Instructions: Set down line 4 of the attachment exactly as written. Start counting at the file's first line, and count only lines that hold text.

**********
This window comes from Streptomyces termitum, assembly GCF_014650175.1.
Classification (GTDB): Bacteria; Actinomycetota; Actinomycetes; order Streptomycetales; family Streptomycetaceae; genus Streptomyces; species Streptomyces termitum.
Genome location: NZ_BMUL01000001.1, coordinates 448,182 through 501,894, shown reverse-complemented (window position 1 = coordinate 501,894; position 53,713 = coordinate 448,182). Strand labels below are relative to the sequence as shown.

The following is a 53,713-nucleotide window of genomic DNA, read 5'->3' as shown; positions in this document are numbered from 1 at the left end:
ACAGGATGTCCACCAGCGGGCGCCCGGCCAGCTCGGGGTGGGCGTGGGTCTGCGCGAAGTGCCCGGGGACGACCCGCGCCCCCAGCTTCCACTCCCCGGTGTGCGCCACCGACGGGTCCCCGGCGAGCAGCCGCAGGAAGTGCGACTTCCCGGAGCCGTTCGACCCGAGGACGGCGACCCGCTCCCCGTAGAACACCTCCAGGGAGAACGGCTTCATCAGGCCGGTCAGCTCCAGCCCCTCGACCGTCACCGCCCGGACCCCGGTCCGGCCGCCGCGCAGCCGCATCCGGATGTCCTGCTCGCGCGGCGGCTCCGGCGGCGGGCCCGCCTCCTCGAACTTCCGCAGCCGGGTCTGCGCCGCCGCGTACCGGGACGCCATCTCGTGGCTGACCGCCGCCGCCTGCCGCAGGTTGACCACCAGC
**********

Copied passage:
The following is a 53,713-nucleotide window of genomic DNA, read 5'->3' as shown; positions in this document are numbered from 1 at the left end: